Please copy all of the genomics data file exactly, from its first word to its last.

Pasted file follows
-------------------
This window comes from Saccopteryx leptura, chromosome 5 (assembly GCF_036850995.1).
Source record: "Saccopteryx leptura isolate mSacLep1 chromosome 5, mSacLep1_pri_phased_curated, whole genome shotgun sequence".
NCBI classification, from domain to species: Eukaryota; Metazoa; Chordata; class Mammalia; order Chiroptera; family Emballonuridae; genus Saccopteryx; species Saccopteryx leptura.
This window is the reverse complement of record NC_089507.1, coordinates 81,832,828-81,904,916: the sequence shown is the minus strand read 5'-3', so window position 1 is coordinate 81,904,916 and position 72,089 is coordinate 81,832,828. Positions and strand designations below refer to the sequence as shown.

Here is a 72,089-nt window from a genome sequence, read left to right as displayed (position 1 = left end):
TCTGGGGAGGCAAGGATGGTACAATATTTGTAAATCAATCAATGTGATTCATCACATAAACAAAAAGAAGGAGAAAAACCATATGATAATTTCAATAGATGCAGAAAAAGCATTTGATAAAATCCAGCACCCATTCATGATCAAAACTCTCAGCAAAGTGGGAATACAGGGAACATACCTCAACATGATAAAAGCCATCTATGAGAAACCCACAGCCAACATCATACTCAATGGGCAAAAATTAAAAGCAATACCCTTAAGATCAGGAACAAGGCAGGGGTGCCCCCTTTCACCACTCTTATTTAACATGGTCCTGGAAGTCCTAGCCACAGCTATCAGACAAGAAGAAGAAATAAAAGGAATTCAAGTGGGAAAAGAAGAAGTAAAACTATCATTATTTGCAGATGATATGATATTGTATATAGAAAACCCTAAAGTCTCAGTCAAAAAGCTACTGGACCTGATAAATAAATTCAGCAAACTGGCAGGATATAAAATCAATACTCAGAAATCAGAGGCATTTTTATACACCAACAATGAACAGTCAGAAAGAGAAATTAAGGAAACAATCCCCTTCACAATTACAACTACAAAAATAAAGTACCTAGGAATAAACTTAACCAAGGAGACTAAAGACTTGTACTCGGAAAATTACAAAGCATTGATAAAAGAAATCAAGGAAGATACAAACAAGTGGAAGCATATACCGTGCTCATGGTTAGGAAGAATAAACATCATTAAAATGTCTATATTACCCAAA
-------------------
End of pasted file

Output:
This window comes from Saccopteryx leptura, chromosome 5 (assembly GCF_036850995.1).
Source record: "Saccopteryx leptura isolate mSacLep1 chromosome 5, mSacLep1_pri_phased_curated, whole genome shotgun sequence".
NCBI classification, from domain to species: Eukaryota; Metazoa; Chordata; class Mammalia; order Chiroptera; family Emballonuridae; genus Saccopteryx; species Saccopteryx leptura.
This window is the reverse complement of record NC_089507.1, coordinates 81,832,828-81,904,916: the sequence shown is the minus strand read 5'-3', so window position 1 is coordinate 81,904,916 and position 72,089 is coordinate 81,832,828. Positions and strand designations below refer to the sequence as shown.

Here is a 72,089-nt window from a genome sequence, read left to right as displayed (position 1 = left end):
TCTGGGGAGGCAAGGATGGTACAATATTTGTAAATCAATCAATGTGATTCATCACATAAACAAAAAGAAGGAGAAAAACCATATGATAATTTCAATAGATGCAGAAAAAGCATTTGATAAAATCCAGCACCCATTCATGATCAAAACTCTCAGCAAAGTGGGAATACAGGGAACATACCTCAACATGATAAAAGCCATCTATGAGAAACCCACAGCCAACATCATACTCAATGGGCAAAAATTAAAAGCAATACCCTTAAGATCAGGAACAAGGCAGGGGTGCCCCCTTTCACCACTCTTATTTAACATGGTCCTGGAAGTCCTAGCCACAGCTATCAGACAAGAAGAAGAAATAAAAGGAATTCAAGTGGGAAAAGAAGAAGTAAAACTATCATTATTTGCAGATGATATGATATTGTATATAGAAAACCCTAAAGTCTCAGTCAAAAAGCTACTGGACCTGATAAATAAATTCAGCAAACTGGCAGGATATAAAATCAATACTCAGAAATCAGAGGCATTTTTATACACCAACAATGAACAGTCAGAAAGAGAAATTAAGGAAACAATCCCCTTCACAATTACAACTACAAAAATAAAGTACCTAGGAATAAACTTAACCAAGGAGACTAAAGACTTGTACTCGGAAAATTACAAAGCATTGATAAAAGAAATCAAGGAAGATACAAACAAGTGGAAGCATATACCGTGCTCATGGTTAGGAAGAATAAACATCATTAAAATGTCTATATTACCCAAA